The fix-rate can definitely be used for the first two kinds of engagement and to some extent also for the third. Satisfaction is the easier of the four to measure.

A feedback system that uses the fix-rate as a KPI places the emphasis on being results oriented and delivering solutions, rather than simply identifying or reporting problems. As such, it will contribute to improving service delivery and development outcomes.  A rising fix-rate will improve public trust in government and public office holders, improve the effectiveness of public services and assist policy makers in identifying the policy-level changes that both reduce the incidence of problems and further improve fix-rates.

The second insight is that a robust and resilient feedback system combines three types of feedback (see brief examples below).

  • Type A: Principal-initiated and managed feedback system, reporting directly for example to a Presidential Delivery Unit[3], the Prime Minister’s Office, a Governor or Mayor. Type A feedback systems enable Principals, to get real-time feedback on problem hot-spots, the effectiveness of their departments and to initiate appropriate remedial actions.
  • Type B: Manager-initiated and controlled feedback systems, for example for a specific health service, school district, or a major infrastructure development project.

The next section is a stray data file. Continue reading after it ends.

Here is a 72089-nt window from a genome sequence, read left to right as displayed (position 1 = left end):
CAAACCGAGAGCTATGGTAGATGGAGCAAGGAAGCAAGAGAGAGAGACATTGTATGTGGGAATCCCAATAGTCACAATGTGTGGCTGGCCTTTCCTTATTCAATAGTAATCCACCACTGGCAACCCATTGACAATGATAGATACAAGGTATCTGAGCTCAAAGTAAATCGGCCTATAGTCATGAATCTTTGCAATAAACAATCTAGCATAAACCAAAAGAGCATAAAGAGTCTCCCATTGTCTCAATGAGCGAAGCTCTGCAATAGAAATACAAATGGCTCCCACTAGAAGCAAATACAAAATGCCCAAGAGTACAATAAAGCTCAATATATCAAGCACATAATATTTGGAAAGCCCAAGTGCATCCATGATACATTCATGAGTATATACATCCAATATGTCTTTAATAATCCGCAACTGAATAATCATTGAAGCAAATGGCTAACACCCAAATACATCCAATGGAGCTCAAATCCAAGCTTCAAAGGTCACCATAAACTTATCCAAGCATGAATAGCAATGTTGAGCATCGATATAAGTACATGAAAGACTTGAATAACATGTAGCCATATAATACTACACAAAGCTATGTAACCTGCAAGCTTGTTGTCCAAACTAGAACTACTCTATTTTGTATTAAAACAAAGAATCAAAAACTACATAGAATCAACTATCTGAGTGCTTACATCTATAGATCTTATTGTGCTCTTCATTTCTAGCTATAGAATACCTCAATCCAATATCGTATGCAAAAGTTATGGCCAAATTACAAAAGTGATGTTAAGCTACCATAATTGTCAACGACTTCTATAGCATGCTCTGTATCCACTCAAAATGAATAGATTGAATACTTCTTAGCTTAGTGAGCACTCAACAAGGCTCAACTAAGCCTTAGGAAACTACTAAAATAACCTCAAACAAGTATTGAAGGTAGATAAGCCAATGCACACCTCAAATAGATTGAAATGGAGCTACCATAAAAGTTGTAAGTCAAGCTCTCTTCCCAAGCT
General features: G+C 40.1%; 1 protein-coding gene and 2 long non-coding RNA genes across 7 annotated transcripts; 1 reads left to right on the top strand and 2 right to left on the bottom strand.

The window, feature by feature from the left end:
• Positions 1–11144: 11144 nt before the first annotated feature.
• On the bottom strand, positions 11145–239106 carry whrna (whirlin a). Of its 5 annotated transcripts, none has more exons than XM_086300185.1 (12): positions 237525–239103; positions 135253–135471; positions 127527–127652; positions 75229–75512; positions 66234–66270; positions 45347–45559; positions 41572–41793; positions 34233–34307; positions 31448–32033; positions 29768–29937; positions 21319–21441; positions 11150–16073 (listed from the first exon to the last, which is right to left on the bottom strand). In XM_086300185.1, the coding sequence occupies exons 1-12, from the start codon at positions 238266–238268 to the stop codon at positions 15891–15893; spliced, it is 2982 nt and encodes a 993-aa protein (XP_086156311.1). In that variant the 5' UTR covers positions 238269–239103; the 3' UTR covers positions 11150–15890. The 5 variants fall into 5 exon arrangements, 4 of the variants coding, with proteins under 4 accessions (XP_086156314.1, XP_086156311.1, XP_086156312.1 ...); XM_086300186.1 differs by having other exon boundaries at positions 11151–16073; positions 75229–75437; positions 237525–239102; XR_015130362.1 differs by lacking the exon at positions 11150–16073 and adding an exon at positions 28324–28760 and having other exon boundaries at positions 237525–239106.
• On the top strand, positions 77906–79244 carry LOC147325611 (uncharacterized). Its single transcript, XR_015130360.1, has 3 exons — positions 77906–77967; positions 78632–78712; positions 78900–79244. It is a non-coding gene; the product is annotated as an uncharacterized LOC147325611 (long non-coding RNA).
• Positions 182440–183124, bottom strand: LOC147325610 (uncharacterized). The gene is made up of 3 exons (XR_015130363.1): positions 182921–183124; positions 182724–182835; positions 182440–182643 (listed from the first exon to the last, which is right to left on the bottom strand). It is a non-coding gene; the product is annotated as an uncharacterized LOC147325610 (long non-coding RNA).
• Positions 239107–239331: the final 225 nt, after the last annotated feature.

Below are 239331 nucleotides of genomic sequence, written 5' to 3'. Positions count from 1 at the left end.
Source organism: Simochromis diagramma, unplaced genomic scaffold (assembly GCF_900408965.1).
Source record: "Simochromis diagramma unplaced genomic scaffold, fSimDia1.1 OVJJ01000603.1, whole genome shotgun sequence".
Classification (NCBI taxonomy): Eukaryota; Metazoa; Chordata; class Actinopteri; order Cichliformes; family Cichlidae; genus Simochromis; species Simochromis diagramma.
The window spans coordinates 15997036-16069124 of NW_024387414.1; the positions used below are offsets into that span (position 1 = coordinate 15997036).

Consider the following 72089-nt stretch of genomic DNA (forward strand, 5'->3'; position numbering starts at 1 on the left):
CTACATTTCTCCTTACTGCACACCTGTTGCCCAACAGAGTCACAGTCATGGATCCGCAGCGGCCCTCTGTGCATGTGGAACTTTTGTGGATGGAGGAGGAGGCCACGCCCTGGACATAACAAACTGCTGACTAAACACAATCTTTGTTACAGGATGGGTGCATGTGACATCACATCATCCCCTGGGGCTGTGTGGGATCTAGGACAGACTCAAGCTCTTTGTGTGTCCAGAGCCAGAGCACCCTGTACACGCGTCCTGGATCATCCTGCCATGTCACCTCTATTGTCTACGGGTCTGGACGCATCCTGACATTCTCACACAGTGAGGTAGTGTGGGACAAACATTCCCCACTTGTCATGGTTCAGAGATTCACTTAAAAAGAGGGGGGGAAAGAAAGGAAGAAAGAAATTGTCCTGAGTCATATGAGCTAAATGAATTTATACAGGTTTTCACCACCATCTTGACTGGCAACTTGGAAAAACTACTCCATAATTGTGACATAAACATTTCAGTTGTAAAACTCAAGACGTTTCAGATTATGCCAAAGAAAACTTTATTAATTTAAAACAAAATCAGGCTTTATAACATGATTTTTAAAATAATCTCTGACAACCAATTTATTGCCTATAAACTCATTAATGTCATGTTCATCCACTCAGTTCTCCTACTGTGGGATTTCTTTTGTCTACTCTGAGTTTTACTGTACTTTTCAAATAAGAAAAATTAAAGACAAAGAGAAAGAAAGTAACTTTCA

• Type C: User-initiated and owned feedback systems actively engage citizens in sharing responsibility for resolving the problems that affect them. In the commercial world two well-known examples of user-initiated and owned feedback systems are http://www.tripadvisor.com and www.yelp.com; and services as http://www.ebay.com and https://www.airbnb.com couldn’t exist without user-generated feedback.

Type C is more complicated and the capacity to implement this in many countries is weak. But it’s the key to a robust approach. http://seeclickfix.com/https://www.fixmystreet.com/, and http://www.developmentcheck.org/ are three powerful examples of this approach that focus on public services.

User-initiated and owned feedback systems (Type C) are important for three main reasons: 

  1. Citizens are more likely to contribute their time and efforts to resolving problems when they have ownership of the tool and some part of the process. In many situations public office holders are hard-pressed to resolve identified problems on their own, often because they lack the capacities or resources to do so. When citizens become part of resolving the problems that affect them the onus of responsibility shifts from the adversarial politics of reporting problems and making public officials responsible for the resolution of problems to a greater sense of shared responsibility and an orientation towards finding lasting solutions. Widespread adoption of such an approach, including the engagement of youth, instils a culture of integrity, citizenship and shared responsibility. And such systems can be more responsive to local needs and priorities.